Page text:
The second witness to be called was Witness two, who had been waiting at the stop line in Eskylane Road when the Subaru drove past her at 80-90 mph. Her first statement was read out to her and she agreed to it. She appeared to me to be both calm and confident. She was first questioned by the Coroner about how sure she was about the excessive speed of the car.  She was confident of her evidence. Carson’s solicitor was invited to ask questions. He asked her why she had stated that she did not hear the crash even though she had her windows down. She said that she didn’t know but she did not remember hearing the crash, only seeing the debris flying in the air. He then asked her if she could  tell the speed of the Subaru by the sound of the engine. I didn’t understand the point and neither did Witness Two. He went on to ask her if she would know the difference between a car passing her at below the speed limit and another car above the limit. She said she would.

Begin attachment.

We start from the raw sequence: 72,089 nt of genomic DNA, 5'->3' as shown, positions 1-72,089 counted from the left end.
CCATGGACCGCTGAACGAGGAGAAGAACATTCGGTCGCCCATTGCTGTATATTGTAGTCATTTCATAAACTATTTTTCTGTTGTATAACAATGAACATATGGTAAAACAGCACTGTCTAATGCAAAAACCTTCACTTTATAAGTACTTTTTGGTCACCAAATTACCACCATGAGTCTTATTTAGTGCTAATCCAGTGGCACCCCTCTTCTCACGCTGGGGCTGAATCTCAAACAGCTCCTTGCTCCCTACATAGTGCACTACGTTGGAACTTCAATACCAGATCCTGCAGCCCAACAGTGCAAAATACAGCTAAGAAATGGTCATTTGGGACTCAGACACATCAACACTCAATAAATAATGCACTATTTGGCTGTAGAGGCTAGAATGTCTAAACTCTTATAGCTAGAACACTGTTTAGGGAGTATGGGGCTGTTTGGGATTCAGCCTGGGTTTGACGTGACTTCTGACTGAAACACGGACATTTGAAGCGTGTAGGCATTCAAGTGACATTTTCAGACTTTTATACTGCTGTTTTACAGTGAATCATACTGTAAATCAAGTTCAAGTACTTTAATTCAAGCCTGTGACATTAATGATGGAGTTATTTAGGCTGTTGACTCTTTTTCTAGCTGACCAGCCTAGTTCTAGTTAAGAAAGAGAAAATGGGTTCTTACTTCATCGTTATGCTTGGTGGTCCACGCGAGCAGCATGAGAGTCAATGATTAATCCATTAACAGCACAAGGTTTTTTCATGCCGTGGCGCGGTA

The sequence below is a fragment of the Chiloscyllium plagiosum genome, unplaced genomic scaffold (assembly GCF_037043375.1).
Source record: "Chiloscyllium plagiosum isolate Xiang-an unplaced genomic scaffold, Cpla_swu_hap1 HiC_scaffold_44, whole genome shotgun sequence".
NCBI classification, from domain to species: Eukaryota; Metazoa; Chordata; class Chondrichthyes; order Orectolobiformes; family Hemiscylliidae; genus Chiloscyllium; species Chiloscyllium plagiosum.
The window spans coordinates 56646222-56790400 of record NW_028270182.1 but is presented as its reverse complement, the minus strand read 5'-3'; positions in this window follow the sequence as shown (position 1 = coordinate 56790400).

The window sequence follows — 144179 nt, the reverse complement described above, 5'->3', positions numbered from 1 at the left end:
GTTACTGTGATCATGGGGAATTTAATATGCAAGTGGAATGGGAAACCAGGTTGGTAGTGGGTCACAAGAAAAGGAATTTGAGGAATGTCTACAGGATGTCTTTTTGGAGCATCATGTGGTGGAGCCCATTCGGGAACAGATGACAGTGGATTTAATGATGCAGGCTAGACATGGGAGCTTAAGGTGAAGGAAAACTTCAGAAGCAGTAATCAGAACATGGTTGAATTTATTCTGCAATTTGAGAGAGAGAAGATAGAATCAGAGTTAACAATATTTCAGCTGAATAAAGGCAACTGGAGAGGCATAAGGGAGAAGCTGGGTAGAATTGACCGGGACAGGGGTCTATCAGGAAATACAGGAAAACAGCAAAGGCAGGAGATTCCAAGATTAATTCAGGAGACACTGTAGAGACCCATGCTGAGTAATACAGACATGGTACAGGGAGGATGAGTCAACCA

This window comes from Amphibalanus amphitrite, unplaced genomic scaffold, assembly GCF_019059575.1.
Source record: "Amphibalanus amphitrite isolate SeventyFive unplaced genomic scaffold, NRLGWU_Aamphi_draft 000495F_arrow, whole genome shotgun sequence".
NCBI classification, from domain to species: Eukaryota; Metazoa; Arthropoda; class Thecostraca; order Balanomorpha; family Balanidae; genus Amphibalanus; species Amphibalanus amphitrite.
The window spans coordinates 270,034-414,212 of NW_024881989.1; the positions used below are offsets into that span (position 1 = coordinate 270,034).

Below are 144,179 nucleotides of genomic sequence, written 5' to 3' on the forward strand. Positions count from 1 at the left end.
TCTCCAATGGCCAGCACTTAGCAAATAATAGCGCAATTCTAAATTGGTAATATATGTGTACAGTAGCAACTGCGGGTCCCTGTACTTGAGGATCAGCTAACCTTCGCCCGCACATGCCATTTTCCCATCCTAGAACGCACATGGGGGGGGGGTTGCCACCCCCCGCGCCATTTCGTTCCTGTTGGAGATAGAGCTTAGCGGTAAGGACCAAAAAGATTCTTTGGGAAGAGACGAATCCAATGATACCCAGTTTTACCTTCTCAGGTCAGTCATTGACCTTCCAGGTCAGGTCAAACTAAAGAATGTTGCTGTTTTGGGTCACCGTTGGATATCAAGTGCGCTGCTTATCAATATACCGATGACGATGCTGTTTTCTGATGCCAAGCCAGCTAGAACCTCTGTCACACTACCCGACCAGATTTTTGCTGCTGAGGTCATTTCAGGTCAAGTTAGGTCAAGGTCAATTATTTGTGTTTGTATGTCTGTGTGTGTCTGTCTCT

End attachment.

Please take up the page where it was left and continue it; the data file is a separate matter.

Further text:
I was then asked to put any questions to her.

I took her through the circumstances of her making a second statement to an Insurance solicitor instigated by me.  She agreed with what I said. I asked her if she had seen a red car or any car cross in front of the Subaru before he reached the junction. She had not. I asked her if she had found that her view of the Kells bound lane had been obstructed by the hedge and slope and she agreed. I can’t be sure but I believe I asked her if she saw only the Subaru crash but not what it had crashed into as she had stated in her second statement. That was correct.

I then offered the Coroner a copy of her second statement but he did not wish to see it. I thanked Witness Two for appearing and sat down. Her second statement was not read out to the Court.

The third civilian witness to be called was Witness Four who had been the first to call the Police at 1449 and who had been overtaken by a Subaru about half a mile from the scene at “great speed, definitely beyond the speed limit.” His statement to police was read out to the Court and he agreed to it.

I was invited to ask Witness Four questions.